planes, parallel with groups of animals much lower in the scale generally. To them pleasures and pains were just as real as they were similar to those of human beings.
I suggest that these most important advances are owing chiefly to the progress and the diffusion of scientific knowledge and the scientific spirit. The doctrine of organic evolution published by Darwin over thirty years ago at once offered to man a broader kinship than he had previously been able to comprehend. In my opinion the importance of this conception will, for a right understanding of the relations of man and other animals, outweigh all others, because it will bring us to see that, with a common origin, there must always remain numerous similarities of nature.
But, without taking advantage of the doctrine of evolution, it has become apparent that the claim for man of a nature entirely distinct and different from that of other forms of life is baseless. Gradually, from many different quarters, this conception of similarity of nature is spreading among the masses; and the friend of animals can not do better than encourage people to dwell upon the resemblances rather than the differences between the highest and the lower grades of animal life. It will be readily perceived, then, that my conviction is that we shall best advance the cause we have at heart—the humane treatment of our animals—by spreading sound views of their nature, and in that keeping prominent the resemblances to man rather than the differences from him, many of them questionable, at all events as to kind.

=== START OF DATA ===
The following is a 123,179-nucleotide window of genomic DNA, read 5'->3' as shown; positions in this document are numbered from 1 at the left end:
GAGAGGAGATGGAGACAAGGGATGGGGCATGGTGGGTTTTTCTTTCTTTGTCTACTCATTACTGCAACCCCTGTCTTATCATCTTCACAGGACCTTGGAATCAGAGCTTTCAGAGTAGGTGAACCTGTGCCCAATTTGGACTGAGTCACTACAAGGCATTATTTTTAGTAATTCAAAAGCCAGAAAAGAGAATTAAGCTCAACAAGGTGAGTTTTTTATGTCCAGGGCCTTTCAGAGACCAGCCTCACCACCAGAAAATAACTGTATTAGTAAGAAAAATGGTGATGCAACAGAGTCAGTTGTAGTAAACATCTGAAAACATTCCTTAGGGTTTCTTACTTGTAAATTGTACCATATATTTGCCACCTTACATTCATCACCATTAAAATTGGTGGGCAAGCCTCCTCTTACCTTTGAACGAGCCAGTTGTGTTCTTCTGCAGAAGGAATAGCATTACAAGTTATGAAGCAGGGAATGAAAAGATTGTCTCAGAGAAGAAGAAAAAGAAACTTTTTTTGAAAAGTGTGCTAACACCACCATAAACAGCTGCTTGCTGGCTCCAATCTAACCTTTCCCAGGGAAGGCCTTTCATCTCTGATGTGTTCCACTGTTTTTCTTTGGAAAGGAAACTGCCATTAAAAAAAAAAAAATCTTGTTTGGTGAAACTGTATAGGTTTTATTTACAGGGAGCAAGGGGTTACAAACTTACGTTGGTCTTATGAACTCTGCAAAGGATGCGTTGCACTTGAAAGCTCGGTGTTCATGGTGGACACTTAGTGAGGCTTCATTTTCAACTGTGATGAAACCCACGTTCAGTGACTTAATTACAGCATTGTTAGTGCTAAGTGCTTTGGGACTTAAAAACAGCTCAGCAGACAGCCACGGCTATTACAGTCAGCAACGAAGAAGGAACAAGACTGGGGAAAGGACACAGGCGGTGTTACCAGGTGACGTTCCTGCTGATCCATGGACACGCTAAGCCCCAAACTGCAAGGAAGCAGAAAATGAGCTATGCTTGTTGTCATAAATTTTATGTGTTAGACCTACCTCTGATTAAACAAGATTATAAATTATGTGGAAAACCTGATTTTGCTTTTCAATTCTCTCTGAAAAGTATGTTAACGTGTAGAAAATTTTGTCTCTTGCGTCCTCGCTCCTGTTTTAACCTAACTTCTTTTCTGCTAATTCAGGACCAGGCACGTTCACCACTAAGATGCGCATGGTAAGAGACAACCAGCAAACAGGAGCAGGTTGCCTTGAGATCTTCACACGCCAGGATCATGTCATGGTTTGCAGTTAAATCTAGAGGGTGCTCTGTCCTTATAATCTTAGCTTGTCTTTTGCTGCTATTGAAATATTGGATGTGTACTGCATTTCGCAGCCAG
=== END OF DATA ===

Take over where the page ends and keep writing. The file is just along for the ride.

Inasmuch as science has done more than all other agencies in dissipating man's prejudices and freeing the mind from erroneous and enslaving views, it will be wise for all societies with a humane object to think well before in any way interfering with scientific investigations of any kind. Without research the true nature of those diseases which afflict man and the lower animals can not be known.
With many persons dogs and hydrophobia are closely associated mentally, and I recently read an article in which the author spoke of the dog as the "breeder of hydrophobia." The societies will do good by publishing actual statistics and other details bearing on the nature of this dreaded disease. I have also read arguments for the complete extirpation of dogs based on the fact that some sheep were worried. The plain preventive for rabies is the proper care and management of dogs; and for sheep-worrying, the confinement of dogs at night, which would be, indeed, a proper proceeding if no sheep existed. A roaming dog is no more desirable than a human tramp; but no one has advocated the destruction of the human race to get rid of tramps. In attempting to spread sound views in regard to diseases that are common to man and our domestic animals, such as rabies, indirectly much